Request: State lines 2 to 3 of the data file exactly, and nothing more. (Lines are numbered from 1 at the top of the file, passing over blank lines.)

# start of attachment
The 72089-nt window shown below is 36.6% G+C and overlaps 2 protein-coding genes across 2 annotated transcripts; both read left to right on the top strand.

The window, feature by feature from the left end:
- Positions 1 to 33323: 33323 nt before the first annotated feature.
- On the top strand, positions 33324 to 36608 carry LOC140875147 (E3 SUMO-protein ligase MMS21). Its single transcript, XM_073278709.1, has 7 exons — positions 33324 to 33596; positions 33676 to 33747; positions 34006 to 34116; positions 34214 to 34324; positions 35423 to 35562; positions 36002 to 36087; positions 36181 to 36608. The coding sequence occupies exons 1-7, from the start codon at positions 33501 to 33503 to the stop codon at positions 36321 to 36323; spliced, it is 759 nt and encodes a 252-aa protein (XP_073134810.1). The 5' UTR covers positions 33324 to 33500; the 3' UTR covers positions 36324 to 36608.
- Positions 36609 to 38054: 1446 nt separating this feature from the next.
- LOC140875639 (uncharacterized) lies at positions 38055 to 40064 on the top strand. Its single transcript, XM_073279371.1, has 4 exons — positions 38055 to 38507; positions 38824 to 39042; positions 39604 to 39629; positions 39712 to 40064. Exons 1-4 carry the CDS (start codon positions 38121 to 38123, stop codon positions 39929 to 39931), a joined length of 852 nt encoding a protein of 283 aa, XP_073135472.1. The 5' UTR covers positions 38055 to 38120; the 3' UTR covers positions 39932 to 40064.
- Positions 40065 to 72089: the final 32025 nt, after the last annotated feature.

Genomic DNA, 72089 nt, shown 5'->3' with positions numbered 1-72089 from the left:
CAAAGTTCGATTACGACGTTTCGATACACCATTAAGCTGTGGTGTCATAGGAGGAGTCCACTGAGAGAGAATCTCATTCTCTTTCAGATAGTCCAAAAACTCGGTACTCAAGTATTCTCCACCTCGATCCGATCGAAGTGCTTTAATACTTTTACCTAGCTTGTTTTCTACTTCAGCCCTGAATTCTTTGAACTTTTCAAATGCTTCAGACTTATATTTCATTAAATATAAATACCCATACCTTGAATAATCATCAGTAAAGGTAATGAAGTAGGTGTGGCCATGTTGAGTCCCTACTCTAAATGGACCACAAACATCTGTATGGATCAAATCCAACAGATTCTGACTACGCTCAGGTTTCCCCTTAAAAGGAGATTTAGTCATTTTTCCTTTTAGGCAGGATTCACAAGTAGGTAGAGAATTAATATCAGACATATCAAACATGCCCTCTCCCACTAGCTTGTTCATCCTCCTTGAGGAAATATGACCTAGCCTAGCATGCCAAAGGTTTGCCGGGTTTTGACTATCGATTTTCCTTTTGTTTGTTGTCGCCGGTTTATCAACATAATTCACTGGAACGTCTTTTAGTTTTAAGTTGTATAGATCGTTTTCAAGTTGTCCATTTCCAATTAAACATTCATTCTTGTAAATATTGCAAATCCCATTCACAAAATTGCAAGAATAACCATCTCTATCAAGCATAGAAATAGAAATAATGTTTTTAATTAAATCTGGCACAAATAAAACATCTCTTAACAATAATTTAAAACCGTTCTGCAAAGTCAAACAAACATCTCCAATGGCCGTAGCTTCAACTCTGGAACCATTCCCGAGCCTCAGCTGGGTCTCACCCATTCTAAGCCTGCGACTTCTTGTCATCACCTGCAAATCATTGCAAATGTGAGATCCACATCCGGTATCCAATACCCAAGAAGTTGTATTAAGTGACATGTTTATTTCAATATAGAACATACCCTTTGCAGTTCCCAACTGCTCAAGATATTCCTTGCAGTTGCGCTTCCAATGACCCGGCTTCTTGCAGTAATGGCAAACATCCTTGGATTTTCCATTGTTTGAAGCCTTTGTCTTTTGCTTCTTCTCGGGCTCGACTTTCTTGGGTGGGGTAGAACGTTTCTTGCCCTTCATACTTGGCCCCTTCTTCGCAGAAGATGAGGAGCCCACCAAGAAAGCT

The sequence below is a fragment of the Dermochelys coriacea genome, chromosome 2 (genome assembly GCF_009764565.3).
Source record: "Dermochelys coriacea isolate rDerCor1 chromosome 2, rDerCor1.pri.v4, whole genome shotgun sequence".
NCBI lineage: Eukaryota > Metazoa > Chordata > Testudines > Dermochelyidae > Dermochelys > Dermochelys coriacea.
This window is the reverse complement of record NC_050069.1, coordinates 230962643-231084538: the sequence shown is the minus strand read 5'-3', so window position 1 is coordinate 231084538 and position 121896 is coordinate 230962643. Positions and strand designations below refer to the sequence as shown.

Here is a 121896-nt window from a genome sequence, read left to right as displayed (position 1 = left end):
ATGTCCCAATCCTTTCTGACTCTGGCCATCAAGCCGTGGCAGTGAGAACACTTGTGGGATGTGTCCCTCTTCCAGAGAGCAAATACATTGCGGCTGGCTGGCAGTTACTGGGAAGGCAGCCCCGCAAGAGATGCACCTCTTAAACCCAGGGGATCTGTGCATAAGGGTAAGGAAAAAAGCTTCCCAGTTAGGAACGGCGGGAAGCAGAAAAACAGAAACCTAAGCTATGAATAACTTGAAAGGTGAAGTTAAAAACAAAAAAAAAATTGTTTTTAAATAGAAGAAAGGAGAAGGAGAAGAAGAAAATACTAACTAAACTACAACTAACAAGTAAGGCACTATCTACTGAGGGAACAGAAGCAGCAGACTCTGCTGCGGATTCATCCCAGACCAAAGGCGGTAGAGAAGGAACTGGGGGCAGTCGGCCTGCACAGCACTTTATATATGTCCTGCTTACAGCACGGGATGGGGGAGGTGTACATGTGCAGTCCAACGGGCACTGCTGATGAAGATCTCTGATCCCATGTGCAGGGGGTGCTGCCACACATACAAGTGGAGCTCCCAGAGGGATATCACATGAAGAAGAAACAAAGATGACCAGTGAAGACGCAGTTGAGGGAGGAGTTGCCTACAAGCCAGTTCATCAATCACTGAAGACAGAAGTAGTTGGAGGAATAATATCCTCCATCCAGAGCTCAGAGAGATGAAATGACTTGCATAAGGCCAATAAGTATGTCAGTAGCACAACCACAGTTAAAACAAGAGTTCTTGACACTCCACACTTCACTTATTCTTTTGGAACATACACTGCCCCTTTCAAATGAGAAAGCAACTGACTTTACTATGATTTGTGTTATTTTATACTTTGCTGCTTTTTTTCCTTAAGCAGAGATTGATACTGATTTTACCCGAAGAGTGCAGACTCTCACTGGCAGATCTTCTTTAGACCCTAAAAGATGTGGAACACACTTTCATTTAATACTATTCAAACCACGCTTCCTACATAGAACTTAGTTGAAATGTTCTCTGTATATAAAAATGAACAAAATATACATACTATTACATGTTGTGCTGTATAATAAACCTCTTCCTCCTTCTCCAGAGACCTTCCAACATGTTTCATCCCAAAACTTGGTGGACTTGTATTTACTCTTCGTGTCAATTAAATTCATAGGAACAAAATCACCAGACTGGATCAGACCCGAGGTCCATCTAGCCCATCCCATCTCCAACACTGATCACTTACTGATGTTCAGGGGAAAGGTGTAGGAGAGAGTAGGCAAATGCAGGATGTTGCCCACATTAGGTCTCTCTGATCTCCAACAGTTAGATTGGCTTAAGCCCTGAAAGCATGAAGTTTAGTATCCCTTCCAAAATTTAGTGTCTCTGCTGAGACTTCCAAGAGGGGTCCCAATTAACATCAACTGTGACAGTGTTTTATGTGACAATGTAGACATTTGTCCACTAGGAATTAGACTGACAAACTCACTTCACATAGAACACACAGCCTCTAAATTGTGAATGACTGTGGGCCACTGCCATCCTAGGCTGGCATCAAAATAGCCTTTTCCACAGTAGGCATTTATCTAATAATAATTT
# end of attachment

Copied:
The window, feature by feature from the left end:
- Positions 1 to 33323: 33323 nt before the first annotated feature.